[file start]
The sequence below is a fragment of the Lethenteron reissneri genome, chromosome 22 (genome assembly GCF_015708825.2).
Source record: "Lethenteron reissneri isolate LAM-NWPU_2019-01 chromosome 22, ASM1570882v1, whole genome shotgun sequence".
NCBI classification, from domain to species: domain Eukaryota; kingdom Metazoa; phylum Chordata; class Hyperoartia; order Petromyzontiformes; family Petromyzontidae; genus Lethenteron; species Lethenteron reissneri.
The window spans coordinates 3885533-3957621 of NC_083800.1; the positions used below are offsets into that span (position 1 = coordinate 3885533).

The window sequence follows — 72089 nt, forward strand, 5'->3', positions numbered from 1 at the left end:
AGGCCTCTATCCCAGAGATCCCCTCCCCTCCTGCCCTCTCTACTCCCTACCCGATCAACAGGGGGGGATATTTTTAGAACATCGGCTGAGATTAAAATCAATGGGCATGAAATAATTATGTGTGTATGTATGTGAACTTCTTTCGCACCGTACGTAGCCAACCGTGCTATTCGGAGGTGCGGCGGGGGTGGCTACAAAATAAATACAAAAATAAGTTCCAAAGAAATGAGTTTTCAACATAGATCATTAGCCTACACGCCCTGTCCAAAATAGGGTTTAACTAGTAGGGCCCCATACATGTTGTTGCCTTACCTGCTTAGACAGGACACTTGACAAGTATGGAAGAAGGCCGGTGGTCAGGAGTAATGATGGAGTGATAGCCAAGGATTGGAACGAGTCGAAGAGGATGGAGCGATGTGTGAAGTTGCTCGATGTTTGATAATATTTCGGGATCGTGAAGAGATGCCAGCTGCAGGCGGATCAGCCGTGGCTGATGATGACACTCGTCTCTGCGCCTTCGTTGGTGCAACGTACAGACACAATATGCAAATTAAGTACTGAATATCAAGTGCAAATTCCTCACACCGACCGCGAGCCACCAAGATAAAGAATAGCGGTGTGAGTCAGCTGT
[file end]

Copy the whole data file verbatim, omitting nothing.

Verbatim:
The sequence below is a fragment of the Lethenteron reissneri genome, chromosome 22 (genome assembly GCF_015708825.2).
Source record: "Lethenteron reissneri isolate LAM-NWPU_2019-01 chromosome 22, ASM1570882v1, whole genome shotgun sequence".
NCBI classification, from domain to species: domain Eukaryota; kingdom Metazoa; phylum Chordata; class Hyperoartia; order Petromyzontiformes; family Petromyzontidae; genus Lethenteron; species Lethenteron reissneri.
The window spans coordinates 3885533-3957621 of NC_083800.1; the positions used below are offsets into that span (position 1 = coordinate 3885533).

The window sequence follows — 72089 nt, forward strand, 5'->3', positions numbered from 1 at the left end:
AGGCCTCTATCCCAGAGATCCCCTCCCCTCCTGCCCTCTCTACTCCCTACCCGATCAACAGGGGGGGATATTTTTAGAACATCGGCTGAGATTAAAATCAATGGGCATGAAATAATTATGTGTGTATGTATGTGAACTTCTTTCGCACCGTACGTAGCCAACCGTGCTATTCGGAGGTGCGGCGGGGGTGGCTACAAAATAAATACAAAAATAAGTTCCAAAGAAATGAGTTTTCAACATAGATCATTAGCCTACACGCCCTGTCCAAAATAGGGTTTAACTAGTAGGGCCCCATACATGTTGTTGCCTTACCTGCTTAGACAGGACACTTGACAAGTATGGAAGAAGGCCGGTGGTCAGGAGTAATGATGGAGTGATAGCCAAGGATTGGAACGAGTCGAAGAGGATGGAGCGATGTGTGAAGTTGCTCGATGTTTGATAATATTTCGGGATCGTGAAGAGATGCCAGCTGCAGGCGGATCAGCCGTGGCTGATGATGACACTCGTCTCTGCGCCTTCGTTGGTGCAACGTACAGACACAATATGCAAATTAAGTACTGAATATCAAGTGCAAATTCCTCACACCGACCGCGAGCCACCAAGATAAAGAATAGCGGTGTGAGTCAGCTGT